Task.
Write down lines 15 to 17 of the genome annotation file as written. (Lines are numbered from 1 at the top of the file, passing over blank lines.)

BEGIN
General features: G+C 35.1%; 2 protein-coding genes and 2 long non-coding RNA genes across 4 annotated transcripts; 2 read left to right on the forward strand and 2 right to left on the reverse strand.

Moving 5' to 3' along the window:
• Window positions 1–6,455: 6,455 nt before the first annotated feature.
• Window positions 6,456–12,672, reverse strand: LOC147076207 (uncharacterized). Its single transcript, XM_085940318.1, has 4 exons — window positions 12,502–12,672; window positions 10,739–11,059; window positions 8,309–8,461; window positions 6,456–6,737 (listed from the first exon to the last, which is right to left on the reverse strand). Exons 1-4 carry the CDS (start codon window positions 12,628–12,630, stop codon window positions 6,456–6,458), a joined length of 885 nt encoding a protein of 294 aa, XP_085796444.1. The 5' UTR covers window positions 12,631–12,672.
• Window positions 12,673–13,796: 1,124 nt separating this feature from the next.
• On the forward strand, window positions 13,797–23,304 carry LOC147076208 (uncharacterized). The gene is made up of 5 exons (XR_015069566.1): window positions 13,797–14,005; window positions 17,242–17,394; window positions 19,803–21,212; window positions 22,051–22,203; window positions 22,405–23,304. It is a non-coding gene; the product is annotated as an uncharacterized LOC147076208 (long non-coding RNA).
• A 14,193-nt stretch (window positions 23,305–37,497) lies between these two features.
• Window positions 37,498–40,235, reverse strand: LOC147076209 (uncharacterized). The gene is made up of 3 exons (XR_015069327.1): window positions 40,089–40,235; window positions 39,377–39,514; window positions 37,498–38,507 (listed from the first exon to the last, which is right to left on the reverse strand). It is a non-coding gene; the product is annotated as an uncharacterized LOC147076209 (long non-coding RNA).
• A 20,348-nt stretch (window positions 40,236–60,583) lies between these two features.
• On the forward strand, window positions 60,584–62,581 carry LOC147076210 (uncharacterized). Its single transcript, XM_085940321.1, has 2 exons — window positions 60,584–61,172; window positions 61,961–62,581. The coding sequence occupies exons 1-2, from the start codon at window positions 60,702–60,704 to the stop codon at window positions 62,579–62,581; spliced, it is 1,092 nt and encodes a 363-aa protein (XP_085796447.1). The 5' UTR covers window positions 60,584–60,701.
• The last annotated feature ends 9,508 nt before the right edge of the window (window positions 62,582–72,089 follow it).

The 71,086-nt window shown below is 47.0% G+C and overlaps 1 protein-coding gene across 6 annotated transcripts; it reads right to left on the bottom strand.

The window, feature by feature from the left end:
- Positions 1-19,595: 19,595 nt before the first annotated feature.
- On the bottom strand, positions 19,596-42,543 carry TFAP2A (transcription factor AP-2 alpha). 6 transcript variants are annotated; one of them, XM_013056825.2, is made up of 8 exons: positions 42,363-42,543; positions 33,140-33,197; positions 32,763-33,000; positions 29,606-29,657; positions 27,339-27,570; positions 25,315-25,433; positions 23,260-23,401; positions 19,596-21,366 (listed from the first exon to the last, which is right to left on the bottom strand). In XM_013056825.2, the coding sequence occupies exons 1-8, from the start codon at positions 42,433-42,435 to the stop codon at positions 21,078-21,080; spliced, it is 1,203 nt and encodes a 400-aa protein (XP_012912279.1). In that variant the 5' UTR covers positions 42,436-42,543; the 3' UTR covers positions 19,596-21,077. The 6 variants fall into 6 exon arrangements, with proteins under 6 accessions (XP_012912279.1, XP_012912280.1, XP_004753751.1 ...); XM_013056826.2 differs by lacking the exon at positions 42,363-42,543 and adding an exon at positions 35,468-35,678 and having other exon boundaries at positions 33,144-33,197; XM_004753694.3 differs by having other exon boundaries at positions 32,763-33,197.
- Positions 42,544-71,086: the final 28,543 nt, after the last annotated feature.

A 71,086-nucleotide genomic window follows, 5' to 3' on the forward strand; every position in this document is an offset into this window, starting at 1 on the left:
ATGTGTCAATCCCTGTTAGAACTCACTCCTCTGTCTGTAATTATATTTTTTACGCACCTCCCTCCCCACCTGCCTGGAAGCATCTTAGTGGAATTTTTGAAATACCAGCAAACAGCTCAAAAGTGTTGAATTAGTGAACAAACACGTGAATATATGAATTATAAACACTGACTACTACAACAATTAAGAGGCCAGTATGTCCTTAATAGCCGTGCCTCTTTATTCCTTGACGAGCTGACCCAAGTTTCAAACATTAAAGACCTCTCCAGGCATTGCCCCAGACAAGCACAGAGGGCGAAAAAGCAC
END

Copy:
- On the bottom strand, positions 19,596-42,543 carry TFAP2A (transcription factor AP-2 alpha). 6 transcript variants are annotated; one of them, XM_013056825.2, is made up of 8 exons: positions 42,363-42,543; positions 33,140-33,197; positions 32,763-33,000; positions 29,606-29,657; positions 27,339-27,570; positions 25,315-25,433; positions 23,260-23,401; positions 19,596-21,366 (listed from the first exon to the last, which is right to left on the bottom strand). In XM_013056825.2, the coding sequence occupies exons 1-8, from the start codon at positions 42,433-42,435 to the stop codon at positions 21,078-21,080; spliced, it is 1,203 nt and encodes a 400-aa protein (XP_012912279.1). In that variant the 5' UTR covers positions 42,436-42,543; the 3' UTR covers positions 19,596-21,077. The 6 variants fall into 6 exon arrangements, with proteins under 6 accessions (XP_012912279.1, XP_012912280.1, XP_004753751.1 ...); XM_013056826.2 differs by lacking the exon at positions 42,363-42,543 and adding an exon at positions 35,468-35,678 and having other exon boundaries at positions 33,144-33,197; XM_004753694.3 differs by having other exon boundaries at positions 32,763-33,197.
- Positions 42,544-71,086: the final 28,543 nt, after the last annotated feature.

A 71,086-nucleotide genomic window follows, 5' to 3' on the forward strand; every position in this document is an offset into this window, starting at 1 on the left: